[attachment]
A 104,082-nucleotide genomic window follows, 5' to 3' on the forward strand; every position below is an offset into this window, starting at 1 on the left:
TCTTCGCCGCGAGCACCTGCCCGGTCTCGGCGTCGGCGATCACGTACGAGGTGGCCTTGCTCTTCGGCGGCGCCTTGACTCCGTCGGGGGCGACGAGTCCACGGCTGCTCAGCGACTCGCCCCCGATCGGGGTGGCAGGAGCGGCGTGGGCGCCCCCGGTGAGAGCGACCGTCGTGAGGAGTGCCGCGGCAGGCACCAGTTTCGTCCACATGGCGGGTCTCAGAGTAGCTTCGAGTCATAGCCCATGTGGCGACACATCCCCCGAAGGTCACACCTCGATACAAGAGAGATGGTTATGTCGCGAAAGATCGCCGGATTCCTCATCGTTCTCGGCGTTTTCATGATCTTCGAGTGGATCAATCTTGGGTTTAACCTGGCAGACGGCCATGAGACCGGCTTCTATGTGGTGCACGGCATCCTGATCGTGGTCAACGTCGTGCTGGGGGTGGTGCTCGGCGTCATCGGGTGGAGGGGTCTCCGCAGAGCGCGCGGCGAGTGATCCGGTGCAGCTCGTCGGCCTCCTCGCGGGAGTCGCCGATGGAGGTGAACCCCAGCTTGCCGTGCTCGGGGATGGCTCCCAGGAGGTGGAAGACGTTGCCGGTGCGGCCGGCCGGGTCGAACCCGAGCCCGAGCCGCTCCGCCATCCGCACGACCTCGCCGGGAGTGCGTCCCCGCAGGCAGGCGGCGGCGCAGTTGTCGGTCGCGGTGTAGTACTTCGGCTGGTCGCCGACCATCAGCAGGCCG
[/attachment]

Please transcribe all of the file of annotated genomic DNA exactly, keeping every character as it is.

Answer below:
A 104,082-nucleotide genomic window follows, 5' to 3' on the forward strand; every position below is an offset into this window, starting at 1 on the left:
TCTTCGCCGCGAGCACCTGCCCGGTCTCGGCGTCGGCGATCACGTACGAGGTGGCCTTGCTCTTCGGCGGCGCCTTGACTCCGTCGGGGGCGACGAGTCCACGGCTGCTCAGCGACTCGCCCCCGATCGGGGTGGCAGGAGCGGCGTGGGCGCCCCCGGTGAGAGCGACCGTCGTGAGGAGTGCCGCGGCAGGCACCAGTTTCGTCCACATGGCGGGTCTCAGAGTAGCTTCGAGTCATAGCCCATGTGGCGACACATCCCCCGAAGGTCACACCTCGATACAAGAGAGATGGTTATGTCGCGAAAGATCGCCGGATTCCTCATCGTTCTCGGCGTTTTCATGATCTTCGAGTGGATCAATCTTGGGTTTAACCTGGCAGACGGCCATGAGACCGGCTTCTATGTGGTGCACGGCATCCTGATCGTGGTCAACGTCGTGCTGGGGGTGGTGCTCGGCGTCATCGGGTGGAGGGGTCTCCGCAGAGCGCGCGGCGAGTGATCCGGTGCAGCTCGTCGGCCTCCTCGCGGGAGTCGCCGATGGAGGTGAACCCCAGCTTGCCGTGCTCGGGGATGGCTCCCAGGAGGTGGAAGACGTTGCCGGTGCGGCCGGCCGGGTCGAACCCGAGCCCGAGCCGCTCCGCCATCCGCACGACCTCGCCGGGAGTGCGTCCCCGCAGGCAGGCGGCGGCGCAGTTGTCGGTCGCGGTGTAGTACTTCGGCTGGTCGCCGACCATCAGCAGGCCG